First Diversity Advisory Council seeks South County volunteers

Published on: September 27, 2012


Recognizing the wide diversities represented by Hillsborough’s varied populations, county officials now are seeking area residents to serve as their first Diversity Advisory Council.

At least 11 categories, reflecting the ethnically and culturally different segments of the county, including South Hillsborough, are to be included in the initial council that county leaders want to begin forming next week. The deadline for application is Monday, October 1.

Formation of the Diversity Advisory Council or DAC has been led by At-large County Commissioner Kevin Beckner, who represents the interests of the South County as well as all other portions of the 1,000-square-mile jurisdiction.

“It is imperative,” Beckner told The Observer this week, “that we as a county recognize and listen to all points of view in order to become a stronger and more economically competitive county”.

Based on that conviction, Beckner encouraged his six fellow commissioners to adopt a formal resolution which outlines the purpose, structure and authority of the DAC.

Establishing that commissioners want to recognize “diversity and varying viewpoints in Hillsborough County without expanding County government,” the resolution defines the DAC purpose as ensuring that the diverse needs and ideas of county residents “are identified and communicated in a timely manner so that their interests can be addressed…”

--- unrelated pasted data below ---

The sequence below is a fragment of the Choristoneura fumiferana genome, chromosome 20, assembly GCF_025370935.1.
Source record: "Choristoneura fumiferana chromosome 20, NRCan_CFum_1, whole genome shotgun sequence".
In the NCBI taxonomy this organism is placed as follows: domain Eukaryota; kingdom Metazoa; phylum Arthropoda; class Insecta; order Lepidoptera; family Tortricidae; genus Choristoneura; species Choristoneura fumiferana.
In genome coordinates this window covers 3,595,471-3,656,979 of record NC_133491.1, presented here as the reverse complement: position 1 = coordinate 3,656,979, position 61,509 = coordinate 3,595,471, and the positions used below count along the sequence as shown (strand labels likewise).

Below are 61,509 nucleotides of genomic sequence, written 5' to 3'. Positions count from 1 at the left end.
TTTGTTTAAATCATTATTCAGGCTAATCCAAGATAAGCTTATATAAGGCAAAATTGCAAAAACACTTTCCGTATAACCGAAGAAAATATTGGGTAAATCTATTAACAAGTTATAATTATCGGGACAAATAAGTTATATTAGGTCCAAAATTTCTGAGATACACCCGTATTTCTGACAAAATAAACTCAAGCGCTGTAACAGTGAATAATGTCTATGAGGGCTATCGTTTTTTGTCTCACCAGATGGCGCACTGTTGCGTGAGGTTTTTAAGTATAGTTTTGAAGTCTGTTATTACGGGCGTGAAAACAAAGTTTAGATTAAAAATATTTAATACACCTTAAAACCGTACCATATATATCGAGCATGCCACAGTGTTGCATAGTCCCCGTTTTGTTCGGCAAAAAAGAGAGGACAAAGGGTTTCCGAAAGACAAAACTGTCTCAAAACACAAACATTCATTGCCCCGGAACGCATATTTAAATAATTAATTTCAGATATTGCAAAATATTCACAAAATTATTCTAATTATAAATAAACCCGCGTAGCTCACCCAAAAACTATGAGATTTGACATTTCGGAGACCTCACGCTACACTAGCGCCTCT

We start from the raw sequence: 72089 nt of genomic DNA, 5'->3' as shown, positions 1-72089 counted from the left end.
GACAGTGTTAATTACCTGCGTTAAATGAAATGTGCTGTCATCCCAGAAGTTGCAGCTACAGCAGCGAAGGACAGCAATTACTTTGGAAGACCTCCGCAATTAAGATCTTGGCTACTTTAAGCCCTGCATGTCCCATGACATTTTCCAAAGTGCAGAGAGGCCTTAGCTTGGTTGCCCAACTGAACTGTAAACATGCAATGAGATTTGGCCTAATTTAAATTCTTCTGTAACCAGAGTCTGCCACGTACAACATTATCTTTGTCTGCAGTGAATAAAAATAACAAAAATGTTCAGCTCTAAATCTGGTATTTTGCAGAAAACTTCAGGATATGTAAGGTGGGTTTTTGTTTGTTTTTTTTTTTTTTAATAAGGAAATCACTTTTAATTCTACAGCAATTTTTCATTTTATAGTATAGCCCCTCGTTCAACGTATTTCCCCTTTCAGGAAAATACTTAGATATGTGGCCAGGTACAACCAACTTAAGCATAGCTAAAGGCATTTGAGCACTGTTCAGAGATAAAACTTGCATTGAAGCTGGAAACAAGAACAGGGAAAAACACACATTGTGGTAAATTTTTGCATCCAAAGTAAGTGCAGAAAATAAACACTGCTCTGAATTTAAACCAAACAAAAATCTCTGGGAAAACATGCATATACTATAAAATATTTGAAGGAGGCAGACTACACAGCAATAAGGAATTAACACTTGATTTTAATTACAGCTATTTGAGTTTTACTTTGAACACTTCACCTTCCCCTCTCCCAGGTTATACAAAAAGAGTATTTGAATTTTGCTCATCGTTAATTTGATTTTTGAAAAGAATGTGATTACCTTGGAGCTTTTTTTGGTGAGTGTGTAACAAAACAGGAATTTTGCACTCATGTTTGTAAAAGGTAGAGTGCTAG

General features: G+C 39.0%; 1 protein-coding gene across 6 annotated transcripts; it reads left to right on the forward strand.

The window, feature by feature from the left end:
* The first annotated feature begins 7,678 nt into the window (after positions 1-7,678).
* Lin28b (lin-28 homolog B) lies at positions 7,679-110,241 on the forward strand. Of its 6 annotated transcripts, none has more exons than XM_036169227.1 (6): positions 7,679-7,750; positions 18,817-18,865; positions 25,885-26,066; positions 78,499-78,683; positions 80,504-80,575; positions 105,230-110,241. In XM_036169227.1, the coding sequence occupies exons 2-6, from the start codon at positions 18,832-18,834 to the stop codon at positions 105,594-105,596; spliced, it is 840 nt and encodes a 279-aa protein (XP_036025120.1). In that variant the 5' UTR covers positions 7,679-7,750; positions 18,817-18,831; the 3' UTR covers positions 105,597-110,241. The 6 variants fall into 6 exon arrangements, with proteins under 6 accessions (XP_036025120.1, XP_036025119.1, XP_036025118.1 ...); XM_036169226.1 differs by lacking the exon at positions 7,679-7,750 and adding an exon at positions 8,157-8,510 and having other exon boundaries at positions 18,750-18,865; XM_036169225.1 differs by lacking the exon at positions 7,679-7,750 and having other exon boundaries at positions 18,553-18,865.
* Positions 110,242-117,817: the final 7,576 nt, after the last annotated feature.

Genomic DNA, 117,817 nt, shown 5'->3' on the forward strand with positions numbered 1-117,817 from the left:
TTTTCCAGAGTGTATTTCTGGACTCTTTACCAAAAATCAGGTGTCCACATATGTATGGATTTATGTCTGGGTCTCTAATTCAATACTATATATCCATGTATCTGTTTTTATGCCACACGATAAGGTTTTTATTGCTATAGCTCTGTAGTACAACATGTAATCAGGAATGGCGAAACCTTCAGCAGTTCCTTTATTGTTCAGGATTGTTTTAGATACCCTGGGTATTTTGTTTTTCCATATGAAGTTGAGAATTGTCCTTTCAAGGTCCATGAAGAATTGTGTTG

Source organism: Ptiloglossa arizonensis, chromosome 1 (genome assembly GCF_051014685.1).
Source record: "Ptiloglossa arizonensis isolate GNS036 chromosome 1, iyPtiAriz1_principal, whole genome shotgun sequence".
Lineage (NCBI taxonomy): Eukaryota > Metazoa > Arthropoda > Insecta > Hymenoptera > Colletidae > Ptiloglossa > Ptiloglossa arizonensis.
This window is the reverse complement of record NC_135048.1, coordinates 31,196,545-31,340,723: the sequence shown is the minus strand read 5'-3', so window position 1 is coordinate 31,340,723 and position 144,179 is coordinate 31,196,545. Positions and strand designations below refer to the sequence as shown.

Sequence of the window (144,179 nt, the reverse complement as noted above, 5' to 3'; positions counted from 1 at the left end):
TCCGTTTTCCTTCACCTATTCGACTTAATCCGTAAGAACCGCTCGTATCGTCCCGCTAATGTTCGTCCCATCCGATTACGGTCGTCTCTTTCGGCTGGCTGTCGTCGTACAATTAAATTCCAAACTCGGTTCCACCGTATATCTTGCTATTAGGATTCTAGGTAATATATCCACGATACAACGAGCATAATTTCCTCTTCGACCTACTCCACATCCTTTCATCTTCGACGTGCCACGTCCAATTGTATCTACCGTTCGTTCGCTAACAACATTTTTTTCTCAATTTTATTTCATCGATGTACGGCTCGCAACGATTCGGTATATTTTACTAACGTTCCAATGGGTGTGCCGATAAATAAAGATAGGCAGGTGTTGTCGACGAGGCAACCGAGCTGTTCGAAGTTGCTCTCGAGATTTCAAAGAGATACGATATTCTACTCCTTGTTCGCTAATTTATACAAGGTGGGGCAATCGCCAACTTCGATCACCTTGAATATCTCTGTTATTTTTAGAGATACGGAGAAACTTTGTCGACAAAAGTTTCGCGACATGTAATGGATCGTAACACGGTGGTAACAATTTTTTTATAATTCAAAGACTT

And to that end, commissioners are moving toward appointing two representatives from each of 11 categories, plus a 12th unrestricted classification. The first 11 ethnic and cultural groups to be reflected on the DAC are: African-American; Caribbean; Far East Asian; Gay, Lesbian, Bisexual and Transgender; Hispanic or Latino; Indian Asian; Middle Eastern; Native American; Northern European; People with Disabilities, and Southern European. The last category is dubbed “at large” without the requirement of identification with any cultural or ethnic segment.

Representatives of each of these groups would create a council of 24 and their terms of office would be for two years, according to the resolution.
Once constituted, the resolution directs, the council would meet several objectives, including development of a strategic plan drafted with input from county citizens, from the Office of Community Affairs and from the Economic Development Department. This plan would be anticipated by the BOCC within six months.

The DAC also would be charged with developing programs and activities to promote “a better understanding of diverse populations and issues in Hillsborough County” plus be authorized to discharge other responsibilities as directed by the commission.

The council also would have staff support in performing some of its obligations, the resolution states.

In short, Beckner noted, the Council’s goals would be advising commissioners on diversity issues affecting county government, devising programs and activities to enhance understanding on diversity issues and serving as ambassadors to facilitate communication between county government and its diverse constituent populations. “My purpose here is to strengthen the relationships and ensure communications between the diverse groups and their government,” he added.

South Hillsborough residents interested in serving on this first DAC can download an application from, make a telephone request at 813-276-8401, or obtain additional information from Albert Coleman in the Office of Community Affairs by addressing him through his email: Completed applications can be forwarded no later than Monday by email, by facsimile or by mail.
Copyright 2012 Melody Jameson